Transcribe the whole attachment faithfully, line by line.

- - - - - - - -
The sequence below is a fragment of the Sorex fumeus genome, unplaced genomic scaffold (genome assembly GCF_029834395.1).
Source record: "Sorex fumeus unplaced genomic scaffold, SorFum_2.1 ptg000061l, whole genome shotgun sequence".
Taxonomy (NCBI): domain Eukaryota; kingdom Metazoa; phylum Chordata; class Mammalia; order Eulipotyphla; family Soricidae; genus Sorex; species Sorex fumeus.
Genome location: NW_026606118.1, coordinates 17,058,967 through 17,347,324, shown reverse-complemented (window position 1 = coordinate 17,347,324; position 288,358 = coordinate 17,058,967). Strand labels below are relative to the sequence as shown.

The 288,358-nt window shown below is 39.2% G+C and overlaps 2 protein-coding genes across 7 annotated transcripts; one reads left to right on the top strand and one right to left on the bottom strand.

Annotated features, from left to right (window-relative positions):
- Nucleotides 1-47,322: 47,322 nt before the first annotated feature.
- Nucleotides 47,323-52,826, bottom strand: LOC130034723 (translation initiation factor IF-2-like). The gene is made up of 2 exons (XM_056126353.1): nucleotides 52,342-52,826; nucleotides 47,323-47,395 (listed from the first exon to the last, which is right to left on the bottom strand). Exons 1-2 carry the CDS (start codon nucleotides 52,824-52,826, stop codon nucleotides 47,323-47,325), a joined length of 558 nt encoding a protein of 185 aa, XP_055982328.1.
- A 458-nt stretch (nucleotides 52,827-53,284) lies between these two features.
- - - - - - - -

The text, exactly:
The sequence below is a fragment of the Sorex fumeus genome, unplaced genomic scaffold (genome assembly GCF_029834395.1).
Source record: "Sorex fumeus unplaced genomic scaffold, SorFum_2.1 ptg000061l, whole genome shotgun sequence".
Taxonomy (NCBI): domain Eukaryota; kingdom Metazoa; phylum Chordata; class Mammalia; order Eulipotyphla; family Soricidae; genus Sorex; species Sorex fumeus.
Genome location: NW_026606118.1, coordinates 17,058,967 through 17,347,324, shown reverse-complemented (window position 1 = coordinate 17,347,324; position 288,358 = coordinate 17,058,967). Strand labels below are relative to the sequence as shown.

The 288,358-nt window shown below is 39.2% G+C and overlaps 2 protein-coding genes across 7 annotated transcripts; one reads left to right on the top strand and one right to left on the bottom strand.

Annotated features, from left to right (window-relative positions):
- Nucleotides 1-47,322: 47,322 nt before the first annotated feature.
- Nucleotides 47,323-52,826, bottom strand: LOC130034723 (translation initiation factor IF-2-like). The gene is made up of 2 exons (XM_056126353.1): nucleotides 52,342-52,826; nucleotides 47,323-47,395 (listed from the first exon to the last, which is right to left on the bottom strand). Exons 1-2 carry the CDS (start codon nucleotides 52,824-52,826, stop codon nucleotides 47,323-47,325), a joined length of 558 nt encoding a protein of 185 aa, XP_055982328.1.
- A 458-nt stretch (nucleotides 52,827-53,284) lies between these two features.